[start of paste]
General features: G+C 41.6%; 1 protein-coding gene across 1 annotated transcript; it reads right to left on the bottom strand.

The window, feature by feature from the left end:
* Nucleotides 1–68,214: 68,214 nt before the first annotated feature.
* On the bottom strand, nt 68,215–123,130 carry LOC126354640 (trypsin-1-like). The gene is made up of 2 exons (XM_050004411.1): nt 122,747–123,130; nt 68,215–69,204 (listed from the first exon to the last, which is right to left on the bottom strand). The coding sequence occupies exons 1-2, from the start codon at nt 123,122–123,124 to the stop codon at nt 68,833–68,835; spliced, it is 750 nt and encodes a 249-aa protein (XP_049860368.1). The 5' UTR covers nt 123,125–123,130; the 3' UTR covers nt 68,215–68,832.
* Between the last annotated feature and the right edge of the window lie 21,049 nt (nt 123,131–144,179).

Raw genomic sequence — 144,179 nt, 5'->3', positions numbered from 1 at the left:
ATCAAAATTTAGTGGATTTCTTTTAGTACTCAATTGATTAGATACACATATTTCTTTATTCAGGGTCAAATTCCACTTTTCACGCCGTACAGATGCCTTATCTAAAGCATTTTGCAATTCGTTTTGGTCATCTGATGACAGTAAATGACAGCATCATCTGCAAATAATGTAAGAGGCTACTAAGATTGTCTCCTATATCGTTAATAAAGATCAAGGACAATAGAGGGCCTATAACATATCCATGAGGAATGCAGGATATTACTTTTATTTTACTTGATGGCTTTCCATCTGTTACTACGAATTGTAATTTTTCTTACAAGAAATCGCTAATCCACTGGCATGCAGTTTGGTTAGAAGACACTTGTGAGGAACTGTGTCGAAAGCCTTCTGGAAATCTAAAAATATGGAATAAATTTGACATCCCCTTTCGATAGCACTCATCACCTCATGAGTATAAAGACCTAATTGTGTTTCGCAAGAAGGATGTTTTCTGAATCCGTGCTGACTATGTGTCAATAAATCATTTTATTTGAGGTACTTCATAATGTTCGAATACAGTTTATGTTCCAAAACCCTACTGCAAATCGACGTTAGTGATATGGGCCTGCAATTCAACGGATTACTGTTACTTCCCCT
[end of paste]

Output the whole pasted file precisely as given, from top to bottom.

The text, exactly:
General features: G+C 41.6%; 1 protein-coding gene across 1 annotated transcript; it reads right to left on the bottom strand.

The window, feature by feature from the left end:
* Nucleotides 1–68,214: 68,214 nt before the first annotated feature.
* On the bottom strand, nt 68,215–123,130 carry LOC126354640 (trypsin-1-like). The gene is made up of 2 exons (XM_050004411.1): nt 122,747–123,130; nt 68,215–69,204 (listed from the first exon to the last, which is right to left on the bottom strand). The coding sequence occupies exons 1-2, from the start codon at nt 123,122–123,124 to the stop codon at nt 68,833–68,835; spliced, it is 750 nt and encodes a 249-aa protein (XP_049860368.1). The 5' UTR covers nt 123,125–123,130; the 3' UTR covers nt 68,215–68,832.
* Between the last annotated feature and the right edge of the window lie 21,049 nt (nt 123,131–144,179).

Raw genomic sequence — 144,179 nt, 5'->3', positions numbered from 1 at the left:
ATCAAAATTTAGTGGATTTCTTTTAGTACTCAATTGATTAGATACACATATTTCTTTATTCAGGGTCAAATTCCACTTTTCACGCCGTACAGATGCCTTATCTAAAGCATTTTGCAATTCGTTTTGGTCATCTGATGACAGTAAATGACAGCATCATCTGCAAATAATGTAAGAGGCTACTAAGATTGTCTCCTATATCGTTAATAAAGATCAAGGACAATAGAGGGCCTATAACATATCCATGAGGAATGCAGGATATTACTTTTATTTTACTTGATGGCTTTCCATCTGTTACTACGAATTGTAATTTTTCTTACAAGAAATCGCTAATCCACTGGCATGCAGTTTGGTTAGAAGACACTTGTGAGGAACTGTGTCGAAAGCCTTCTGGAAATCTAAAAATATGGAATAAATTTGACATCCCCTTTCGATAGCACTCATCACCTCATGAGTATAAAGACCTAATTGTGTTTCGCAAGAAGGATGTTTTCTGAATCCGTGCTGACTATGTGTCAATAAATCATTTTATTTGAGGTACTTCATAATGTTCGAATACAGTTTATGTTCCAAAACCCTACTGCAAATCGACGTTAGTGATATGGGCCTGCAATTCAACGGATTACTGTTACTTCCCCT